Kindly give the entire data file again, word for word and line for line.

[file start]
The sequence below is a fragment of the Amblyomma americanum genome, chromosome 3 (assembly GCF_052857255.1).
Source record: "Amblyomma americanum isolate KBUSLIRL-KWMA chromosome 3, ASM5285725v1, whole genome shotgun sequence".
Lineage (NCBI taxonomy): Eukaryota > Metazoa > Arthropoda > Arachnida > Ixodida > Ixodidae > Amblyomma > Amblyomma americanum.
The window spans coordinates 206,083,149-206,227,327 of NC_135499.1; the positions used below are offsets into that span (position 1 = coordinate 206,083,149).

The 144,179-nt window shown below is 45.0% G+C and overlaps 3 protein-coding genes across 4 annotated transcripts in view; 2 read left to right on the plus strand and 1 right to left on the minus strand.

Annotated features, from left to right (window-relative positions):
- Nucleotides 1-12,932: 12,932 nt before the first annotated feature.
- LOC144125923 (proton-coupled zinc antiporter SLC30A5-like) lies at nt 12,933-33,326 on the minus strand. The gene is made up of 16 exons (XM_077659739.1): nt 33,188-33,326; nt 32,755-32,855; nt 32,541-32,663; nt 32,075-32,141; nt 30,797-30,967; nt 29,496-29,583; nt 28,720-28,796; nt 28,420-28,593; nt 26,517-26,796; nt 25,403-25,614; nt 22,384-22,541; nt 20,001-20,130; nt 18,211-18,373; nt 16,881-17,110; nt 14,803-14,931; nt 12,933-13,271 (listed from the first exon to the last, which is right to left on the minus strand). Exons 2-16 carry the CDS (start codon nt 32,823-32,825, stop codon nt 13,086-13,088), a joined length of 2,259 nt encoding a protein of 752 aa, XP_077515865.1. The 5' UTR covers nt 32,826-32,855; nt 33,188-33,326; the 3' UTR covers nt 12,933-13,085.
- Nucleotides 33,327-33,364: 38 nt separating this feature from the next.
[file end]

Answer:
The sequence below is a fragment of the Amblyomma americanum genome, chromosome 3 (assembly GCF_052857255.1).
Source record: "Amblyomma americanum isolate KBUSLIRL-KWMA chromosome 3, ASM5285725v1, whole genome shotgun sequence".
Lineage (NCBI taxonomy): Eukaryota > Metazoa > Arthropoda > Arachnida > Ixodida > Ixodidae > Amblyomma > Amblyomma americanum.
The window spans coordinates 206,083,149-206,227,327 of NC_135499.1; the positions used below are offsets into that span (position 1 = coordinate 206,083,149).

The 144,179-nt window shown below is 45.0% G+C and overlaps 3 protein-coding genes across 4 annotated transcripts in view; 2 read left to right on the plus strand and 1 right to left on the minus strand.

Annotated features, from left to right (window-relative positions):
- Nucleotides 1-12,932: 12,932 nt before the first annotated feature.
- LOC144125923 (proton-coupled zinc antiporter SLC30A5-like) lies at nt 12,933-33,326 on the minus strand. The gene is made up of 16 exons (XM_077659739.1): nt 33,188-33,326; nt 32,755-32,855; nt 32,541-32,663; nt 32,075-32,141; nt 30,797-30,967; nt 29,496-29,583; nt 28,720-28,796; nt 28,420-28,593; nt 26,517-26,796; nt 25,403-25,614; nt 22,384-22,541; nt 20,001-20,130; nt 18,211-18,373; nt 16,881-17,110; nt 14,803-14,931; nt 12,933-13,271 (listed from the first exon to the last, which is right to left on the minus strand). Exons 2-16 carry the CDS (start codon nt 32,823-32,825, stop codon nt 13,086-13,088), a joined length of 2,259 nt encoding a protein of 752 aa, XP_077515865.1. The 5' UTR covers nt 32,826-32,855; nt 33,188-33,326; the 3' UTR covers nt 12,933-13,085.
- Nucleotides 33,327-33,364: 38 nt separating this feature from the next.